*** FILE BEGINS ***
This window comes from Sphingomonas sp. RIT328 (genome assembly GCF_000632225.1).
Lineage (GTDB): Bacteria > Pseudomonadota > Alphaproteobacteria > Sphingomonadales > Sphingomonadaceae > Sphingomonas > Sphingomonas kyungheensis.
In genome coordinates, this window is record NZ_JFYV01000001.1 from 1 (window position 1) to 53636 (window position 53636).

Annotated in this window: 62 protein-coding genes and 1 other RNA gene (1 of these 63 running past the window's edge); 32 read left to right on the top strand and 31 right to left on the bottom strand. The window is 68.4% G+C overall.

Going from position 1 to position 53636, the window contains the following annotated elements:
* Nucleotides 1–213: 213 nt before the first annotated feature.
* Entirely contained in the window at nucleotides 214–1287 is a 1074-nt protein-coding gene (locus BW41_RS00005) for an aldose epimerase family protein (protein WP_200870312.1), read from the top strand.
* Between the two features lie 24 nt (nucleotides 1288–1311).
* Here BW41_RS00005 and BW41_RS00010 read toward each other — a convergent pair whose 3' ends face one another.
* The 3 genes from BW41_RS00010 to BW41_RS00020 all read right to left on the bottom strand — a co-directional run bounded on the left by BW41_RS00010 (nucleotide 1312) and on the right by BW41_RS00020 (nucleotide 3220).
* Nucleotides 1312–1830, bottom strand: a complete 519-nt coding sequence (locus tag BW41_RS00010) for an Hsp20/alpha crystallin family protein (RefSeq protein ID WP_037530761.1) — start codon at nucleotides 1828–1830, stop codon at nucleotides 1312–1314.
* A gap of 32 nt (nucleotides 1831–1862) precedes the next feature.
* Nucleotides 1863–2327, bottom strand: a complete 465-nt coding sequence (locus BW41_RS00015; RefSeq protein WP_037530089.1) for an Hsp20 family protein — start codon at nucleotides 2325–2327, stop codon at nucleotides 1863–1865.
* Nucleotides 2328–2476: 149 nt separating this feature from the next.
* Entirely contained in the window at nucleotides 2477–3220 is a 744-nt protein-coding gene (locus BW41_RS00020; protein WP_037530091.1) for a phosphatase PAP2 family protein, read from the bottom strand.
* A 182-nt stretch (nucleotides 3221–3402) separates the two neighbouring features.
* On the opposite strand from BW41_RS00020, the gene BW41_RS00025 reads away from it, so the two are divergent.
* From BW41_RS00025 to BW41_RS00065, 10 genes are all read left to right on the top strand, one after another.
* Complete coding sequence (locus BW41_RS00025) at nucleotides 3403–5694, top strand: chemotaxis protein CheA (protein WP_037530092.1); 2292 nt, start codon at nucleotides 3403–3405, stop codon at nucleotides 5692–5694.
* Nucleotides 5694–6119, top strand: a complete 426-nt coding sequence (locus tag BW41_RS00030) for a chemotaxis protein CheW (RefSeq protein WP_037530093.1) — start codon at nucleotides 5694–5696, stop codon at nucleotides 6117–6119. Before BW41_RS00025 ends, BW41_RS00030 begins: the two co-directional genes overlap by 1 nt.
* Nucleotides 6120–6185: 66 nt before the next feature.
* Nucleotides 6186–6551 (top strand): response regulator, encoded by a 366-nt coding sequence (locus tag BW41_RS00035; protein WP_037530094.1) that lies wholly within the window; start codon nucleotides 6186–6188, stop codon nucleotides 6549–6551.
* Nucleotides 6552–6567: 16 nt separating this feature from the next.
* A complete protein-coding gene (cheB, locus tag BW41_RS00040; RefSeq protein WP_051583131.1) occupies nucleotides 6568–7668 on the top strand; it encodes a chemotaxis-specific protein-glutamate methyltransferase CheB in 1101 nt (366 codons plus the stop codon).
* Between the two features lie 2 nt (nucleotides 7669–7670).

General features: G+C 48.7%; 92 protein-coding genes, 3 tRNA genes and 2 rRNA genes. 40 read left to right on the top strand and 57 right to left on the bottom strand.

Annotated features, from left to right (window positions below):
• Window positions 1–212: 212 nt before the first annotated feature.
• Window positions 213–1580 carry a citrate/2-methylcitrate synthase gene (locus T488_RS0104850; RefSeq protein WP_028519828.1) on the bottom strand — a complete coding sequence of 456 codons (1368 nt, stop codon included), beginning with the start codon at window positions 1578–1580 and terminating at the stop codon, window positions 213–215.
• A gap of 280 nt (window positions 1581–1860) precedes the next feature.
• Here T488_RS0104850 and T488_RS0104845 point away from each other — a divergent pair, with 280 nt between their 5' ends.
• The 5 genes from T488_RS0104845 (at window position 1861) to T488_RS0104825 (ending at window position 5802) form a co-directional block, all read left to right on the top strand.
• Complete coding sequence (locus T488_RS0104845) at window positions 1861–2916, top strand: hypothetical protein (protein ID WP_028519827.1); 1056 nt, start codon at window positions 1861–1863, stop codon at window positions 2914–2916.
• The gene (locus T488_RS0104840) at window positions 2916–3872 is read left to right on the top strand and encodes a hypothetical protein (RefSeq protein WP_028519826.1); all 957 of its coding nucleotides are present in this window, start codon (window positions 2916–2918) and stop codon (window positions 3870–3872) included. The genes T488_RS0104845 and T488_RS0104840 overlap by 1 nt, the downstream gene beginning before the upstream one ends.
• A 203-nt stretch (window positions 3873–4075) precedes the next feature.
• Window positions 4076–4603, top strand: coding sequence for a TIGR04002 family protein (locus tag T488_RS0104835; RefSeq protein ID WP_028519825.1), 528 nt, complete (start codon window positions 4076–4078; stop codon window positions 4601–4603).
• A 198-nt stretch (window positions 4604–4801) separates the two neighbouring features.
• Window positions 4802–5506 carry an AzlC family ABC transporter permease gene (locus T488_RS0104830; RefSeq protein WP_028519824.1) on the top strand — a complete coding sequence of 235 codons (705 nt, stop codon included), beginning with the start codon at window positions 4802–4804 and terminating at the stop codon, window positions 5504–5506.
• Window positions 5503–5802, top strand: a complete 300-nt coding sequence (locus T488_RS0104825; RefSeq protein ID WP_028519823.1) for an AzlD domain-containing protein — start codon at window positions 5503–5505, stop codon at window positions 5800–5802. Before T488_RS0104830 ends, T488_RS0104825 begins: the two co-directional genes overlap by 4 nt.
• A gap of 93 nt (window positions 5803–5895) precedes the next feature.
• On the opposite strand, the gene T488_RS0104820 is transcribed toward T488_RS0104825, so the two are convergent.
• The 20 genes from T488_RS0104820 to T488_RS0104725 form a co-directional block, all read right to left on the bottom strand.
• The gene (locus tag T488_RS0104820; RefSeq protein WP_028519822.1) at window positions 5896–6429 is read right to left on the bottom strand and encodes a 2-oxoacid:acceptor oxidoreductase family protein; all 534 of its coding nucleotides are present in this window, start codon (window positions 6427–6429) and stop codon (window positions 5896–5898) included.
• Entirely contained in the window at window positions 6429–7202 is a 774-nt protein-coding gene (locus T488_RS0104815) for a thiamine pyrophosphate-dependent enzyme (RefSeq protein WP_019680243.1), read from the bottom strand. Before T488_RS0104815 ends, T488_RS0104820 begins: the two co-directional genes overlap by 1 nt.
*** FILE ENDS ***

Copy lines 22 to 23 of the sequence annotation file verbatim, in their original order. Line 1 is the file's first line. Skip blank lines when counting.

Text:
* Nucleotides 6186–6551 (top strand): response regulator, encoded by a 366-nt coding sequence (locus tag BW41_RS00035; protein WP_037530094.1) that lies wholly within the window; start codon nucleotides 6186–6188, stop codon nucleotides 6549–6551.
* Nucleotides 6552–6567: 16 nt separating this feature from the next.